Although my now iconic stature makes me feel about as old as it is possible to be.


How is the future touching your life today?

Predicting the future is easy. It’s trying to figure what’s going on now that’s hard. - Fritz Dresser

Yesterday's post was a summary of two recent sets of predictions: The Horizon Report, 2009* and a Stephen's Tame the Web blog post, "Ten Trends and Technologies for 2009." I ended the post by stating that I find myself, both personally and professionally, already impacted by many of the technologies and social trends listed in these reports.

So here are some ways the future is already here in MY life...

  1. Mobile computing: Personally, my iPod touch is my constant companion. Not since the laptop, has a communication device so changed how I get information and spend my time. Professionally, the district is experimenting with netbooks for check out and is looking a modifying its policies toward cell phones and other personally owned student technologies. Websites that allow cell phones to be used as response systems might kick the whole policy issue wide open.
  2. "Ubiquity of the cloud": Personally, I've been wireless at home for many years and the lack of wireless is now the exception, not the rule, in hotels and conference sites. I personally use the cloud all the time - delicious, gmail, Flickr, wikis, Moxy file back up, etc. Professionally, the lack of wireless connectivity is now the exception rather than the rule in our school buildings as well. Will this be the year, due to budget cuts, the school starts taking advantage of both the cost savings and convenience of cloud-based tools like GoogleDocs? Is it time to move our e-mail and calendaring system to application service provider in the cloud, like we have already done with our data-mining and webhosting services?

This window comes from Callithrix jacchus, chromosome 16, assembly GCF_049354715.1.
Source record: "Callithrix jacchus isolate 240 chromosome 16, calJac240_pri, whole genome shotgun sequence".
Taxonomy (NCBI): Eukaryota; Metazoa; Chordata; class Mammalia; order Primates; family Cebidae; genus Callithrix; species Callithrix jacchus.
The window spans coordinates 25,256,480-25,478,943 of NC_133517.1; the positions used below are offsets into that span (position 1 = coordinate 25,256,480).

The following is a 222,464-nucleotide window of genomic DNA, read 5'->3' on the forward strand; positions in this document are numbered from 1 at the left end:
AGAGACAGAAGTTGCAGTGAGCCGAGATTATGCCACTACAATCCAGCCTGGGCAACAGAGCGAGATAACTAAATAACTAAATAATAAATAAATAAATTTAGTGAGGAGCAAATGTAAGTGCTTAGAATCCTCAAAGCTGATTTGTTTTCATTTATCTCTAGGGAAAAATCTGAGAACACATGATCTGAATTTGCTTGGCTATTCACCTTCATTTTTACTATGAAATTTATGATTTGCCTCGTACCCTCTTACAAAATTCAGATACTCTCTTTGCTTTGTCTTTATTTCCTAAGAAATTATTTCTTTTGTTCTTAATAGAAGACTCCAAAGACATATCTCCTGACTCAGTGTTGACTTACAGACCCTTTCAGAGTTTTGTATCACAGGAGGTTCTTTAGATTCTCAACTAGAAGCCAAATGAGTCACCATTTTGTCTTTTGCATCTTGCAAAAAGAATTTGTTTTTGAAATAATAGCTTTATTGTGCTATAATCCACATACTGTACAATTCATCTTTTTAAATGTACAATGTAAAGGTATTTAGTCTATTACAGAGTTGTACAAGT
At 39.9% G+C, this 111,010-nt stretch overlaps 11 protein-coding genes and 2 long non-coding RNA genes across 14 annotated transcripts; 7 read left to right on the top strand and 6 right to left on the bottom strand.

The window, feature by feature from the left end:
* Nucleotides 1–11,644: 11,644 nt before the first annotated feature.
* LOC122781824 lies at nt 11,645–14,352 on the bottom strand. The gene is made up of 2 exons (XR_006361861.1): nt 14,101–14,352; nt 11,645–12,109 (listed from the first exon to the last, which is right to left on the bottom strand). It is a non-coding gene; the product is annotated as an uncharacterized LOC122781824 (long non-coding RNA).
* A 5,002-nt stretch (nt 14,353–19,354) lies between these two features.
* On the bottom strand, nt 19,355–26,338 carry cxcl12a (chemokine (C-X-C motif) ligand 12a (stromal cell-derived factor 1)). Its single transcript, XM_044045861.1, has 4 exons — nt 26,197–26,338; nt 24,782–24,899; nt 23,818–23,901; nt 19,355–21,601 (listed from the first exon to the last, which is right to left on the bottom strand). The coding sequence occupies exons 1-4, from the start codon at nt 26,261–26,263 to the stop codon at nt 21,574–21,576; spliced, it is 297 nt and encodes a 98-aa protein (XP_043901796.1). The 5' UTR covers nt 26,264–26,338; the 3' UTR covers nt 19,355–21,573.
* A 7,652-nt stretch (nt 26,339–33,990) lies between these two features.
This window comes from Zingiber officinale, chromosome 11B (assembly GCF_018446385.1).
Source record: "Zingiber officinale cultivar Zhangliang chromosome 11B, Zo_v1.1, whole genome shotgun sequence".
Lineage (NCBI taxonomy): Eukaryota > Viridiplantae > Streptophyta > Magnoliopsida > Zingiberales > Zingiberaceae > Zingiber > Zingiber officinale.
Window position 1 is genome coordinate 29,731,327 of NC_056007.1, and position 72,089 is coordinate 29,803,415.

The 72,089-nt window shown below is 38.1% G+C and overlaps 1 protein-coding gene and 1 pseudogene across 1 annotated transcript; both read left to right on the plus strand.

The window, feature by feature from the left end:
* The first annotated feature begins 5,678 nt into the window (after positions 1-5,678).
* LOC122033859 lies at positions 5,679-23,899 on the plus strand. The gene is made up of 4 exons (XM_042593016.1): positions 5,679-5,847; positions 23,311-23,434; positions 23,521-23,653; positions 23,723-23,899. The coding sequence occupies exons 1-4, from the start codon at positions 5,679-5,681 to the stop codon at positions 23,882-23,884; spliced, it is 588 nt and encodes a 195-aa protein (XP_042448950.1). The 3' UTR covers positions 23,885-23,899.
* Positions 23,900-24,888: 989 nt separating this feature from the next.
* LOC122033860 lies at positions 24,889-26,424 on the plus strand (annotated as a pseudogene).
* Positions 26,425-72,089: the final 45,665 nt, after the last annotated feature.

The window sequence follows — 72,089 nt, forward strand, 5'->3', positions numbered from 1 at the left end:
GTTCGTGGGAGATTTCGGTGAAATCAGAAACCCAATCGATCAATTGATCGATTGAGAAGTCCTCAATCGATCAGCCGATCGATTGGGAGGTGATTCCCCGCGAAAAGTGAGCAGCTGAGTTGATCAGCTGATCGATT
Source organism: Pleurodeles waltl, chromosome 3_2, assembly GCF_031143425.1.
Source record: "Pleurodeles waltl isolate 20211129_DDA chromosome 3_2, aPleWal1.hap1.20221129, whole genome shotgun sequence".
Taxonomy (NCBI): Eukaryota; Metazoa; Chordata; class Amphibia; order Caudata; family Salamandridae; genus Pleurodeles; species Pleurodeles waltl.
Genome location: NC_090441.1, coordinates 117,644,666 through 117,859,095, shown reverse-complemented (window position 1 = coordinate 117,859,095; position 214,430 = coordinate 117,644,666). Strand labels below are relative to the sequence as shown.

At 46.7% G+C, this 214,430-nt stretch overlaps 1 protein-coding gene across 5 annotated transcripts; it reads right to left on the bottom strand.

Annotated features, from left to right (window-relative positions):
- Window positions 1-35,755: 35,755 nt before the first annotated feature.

3. Personalization: Personally, I have an iGoogle portal, customized news RSS feeds, a Facebook page and Twitter feed. Reluctantly. This year I am determined to find usefulness from social networking sites. Professionally, our parents and students both now have "portals" into our student information system that show calendars, newsletters, schedules, grades and assignments.
  4. Changing role of IT: Professionally, The shift of my job as tech director continues to move from gizmos to human use. Like I say, my techs don't even let me touch the computers much anymore.
  5. The Digital Lifestyle: Personally, I increasingly buy digital books and digital music. All my photography is taken, edited and shared digitally. I increasingly use VoIP (Skype). My guess is that this year I will buying digital movies. Professionally, in the new school we are planning nearly everything will be moving over Cat 6 ethernet once inside the building - data, voice, video, bells, PA, security cameras, you name it. And of course, video streaming and electonic databases will supplemented by e-books to a greater extent than ever.

While Stephen's makes passing reference to privacy in his post, I personally see a related area that will get the spotlight this year: 

Awareness of one's digital reputation: I believe we all, students and staff alike, are growing more aware of the digital "foot prints" we are leaving across the Internet - and it is something we need to continue to emphasize in our Interent safety curriculum. From what I read, students are being more cautious about what they post and who they friend. I personally do "reputation monitoring" using RSS feeds of searches in delicious, Twitter and Google of my name, my blog and my school district.

So, How is the future touching your life today?

*Joyce Valenza also posted her reaction to this publication yesterday on The NeverEnding Search. (What do I say about great minds?) Well worth reading.